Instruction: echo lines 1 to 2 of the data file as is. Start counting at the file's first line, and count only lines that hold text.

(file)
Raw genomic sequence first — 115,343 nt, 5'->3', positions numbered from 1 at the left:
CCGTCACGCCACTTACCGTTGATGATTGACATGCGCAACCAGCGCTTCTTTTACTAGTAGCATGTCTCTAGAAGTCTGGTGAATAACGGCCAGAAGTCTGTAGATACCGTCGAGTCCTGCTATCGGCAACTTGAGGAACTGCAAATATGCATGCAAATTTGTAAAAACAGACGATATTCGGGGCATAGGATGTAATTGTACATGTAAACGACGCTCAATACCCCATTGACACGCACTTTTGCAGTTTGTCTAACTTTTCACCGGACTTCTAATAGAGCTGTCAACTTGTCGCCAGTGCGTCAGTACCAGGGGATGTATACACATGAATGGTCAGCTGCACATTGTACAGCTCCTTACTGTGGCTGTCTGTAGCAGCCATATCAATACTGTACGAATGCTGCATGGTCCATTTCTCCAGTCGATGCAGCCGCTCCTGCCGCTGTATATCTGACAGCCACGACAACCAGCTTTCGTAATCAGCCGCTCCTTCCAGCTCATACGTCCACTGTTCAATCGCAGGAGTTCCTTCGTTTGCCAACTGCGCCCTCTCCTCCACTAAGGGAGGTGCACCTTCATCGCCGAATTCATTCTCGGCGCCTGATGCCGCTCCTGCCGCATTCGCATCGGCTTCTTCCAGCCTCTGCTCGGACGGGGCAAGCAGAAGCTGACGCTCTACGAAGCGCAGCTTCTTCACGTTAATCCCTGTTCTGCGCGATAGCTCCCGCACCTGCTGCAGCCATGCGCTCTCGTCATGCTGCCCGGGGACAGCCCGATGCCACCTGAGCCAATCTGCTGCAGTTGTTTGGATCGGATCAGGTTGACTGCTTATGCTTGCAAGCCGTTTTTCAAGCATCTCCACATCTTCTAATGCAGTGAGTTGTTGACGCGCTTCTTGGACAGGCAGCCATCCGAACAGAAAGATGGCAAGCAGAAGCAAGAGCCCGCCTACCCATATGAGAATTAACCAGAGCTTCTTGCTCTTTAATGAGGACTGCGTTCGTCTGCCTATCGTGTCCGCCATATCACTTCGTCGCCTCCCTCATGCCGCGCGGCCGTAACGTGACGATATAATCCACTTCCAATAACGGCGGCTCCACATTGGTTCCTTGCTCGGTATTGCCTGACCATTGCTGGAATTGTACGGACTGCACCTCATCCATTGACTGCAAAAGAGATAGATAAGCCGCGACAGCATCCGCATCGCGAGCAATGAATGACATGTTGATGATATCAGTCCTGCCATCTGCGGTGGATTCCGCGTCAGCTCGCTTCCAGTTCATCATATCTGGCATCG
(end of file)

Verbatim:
Raw genomic sequence first — 115,343 nt, 5'->3', positions numbered from 1 at the left:
CCGTCACGCCACTTACCGTTGATGATTGACATGCGCAACCAGCGCTTCTTTTACTAGTAGCATGTCTCTAGAAGTCTGGTGAATAACGGCCAGAAGTCTGTAGATACCGTCGAGTCCTGCTATCGGCAACTTGAGGAACTGCAAATATGCATGCAAATTTGTAAAAACAGACGATATTCGGGGCATAGGATGTAATTGTACATGTAAACGACGCTCAATACCCCATTGACACGCACTTTTGCAGTTTGTCTAACTTTTCACCGGACTTCTAATAGAGCTGTCAACTTGTCGCCAGTGCGTCAGTACCAGGGGATGTATACACATGAATGGTCAGCTGCACATTGTACAGCTCCTTACTGTGGCTGTCTGTAGCAGCCATATCAATACTGTACGAATGCTGCATGGTCCATTTCTCCAGTCGATGCAGCCGCTCCTGCCGCTGTATATCTGACAGCCACGACAACCAGCTTTCGTAATCAGCCGCTCCTTCCAGCTCATACGTCCACTGTTCAATCGCAGGAGTTCCTTCGTTTGCCAACTGCGCCCTCTCCTCCACTAAGGGAGGTGCACCTTCATCGCCGAATTCATTCTCGGCGCCTGATGCCGCTCCTGCCGCATTCGCATCGGCTTCTTCCAGCCTCTGCTCGGACGGGGCAAGCAGAAGCTGACGCTCTACGAAGCGCAGCTTCTTCACGTTAATCCCTGTTCTGCGCGATAGCTCCCGCACCTGCTGCAGCCATGCGCTCTCGTCATGCTGCCCGGGGACAGCCCGATGCCACCTGAGCCAATCTGCTGCAGTTGTTTGGATCGGATCAGGTTGACTGCTTATGCTTGCAAGCCGTTTTTCAAGCATCTCCACATCTTCTAATGCAGTGAGTTGTTGACGCGCTTCTTGGACAGGCAGCCATCCGAACAGAAAGATGGCAAGCAGAAGCAAGAGCCCGCCTACCCATATGAGAATTAACCAGAGCTTCTTGCTCTTTAATGAGGACTGCGTTCGTCTGCCTATCGTGTCCGCCATATCACTTCGTCGCCTCCCTCATGCCGCGCGGCCGTAACGTGACGATATAATCCACTTCCAATAACGGCGGCTCCACATTGGTTCCTTGCTCGGTATTGCCTGACCATTGCTGGAATTGTACGGACTGCACCTCATCCATTGACTGCAAAAGAGATAGATAAGCCGCGACAGCATCCGCATCGCGAGCAATGAATGACATGTTGATGATATCAGTCCTGCCATCTGCGGTGGATTCCGCGTCAGCTCGCTTCCAGTTCATCATATCTGGCATCG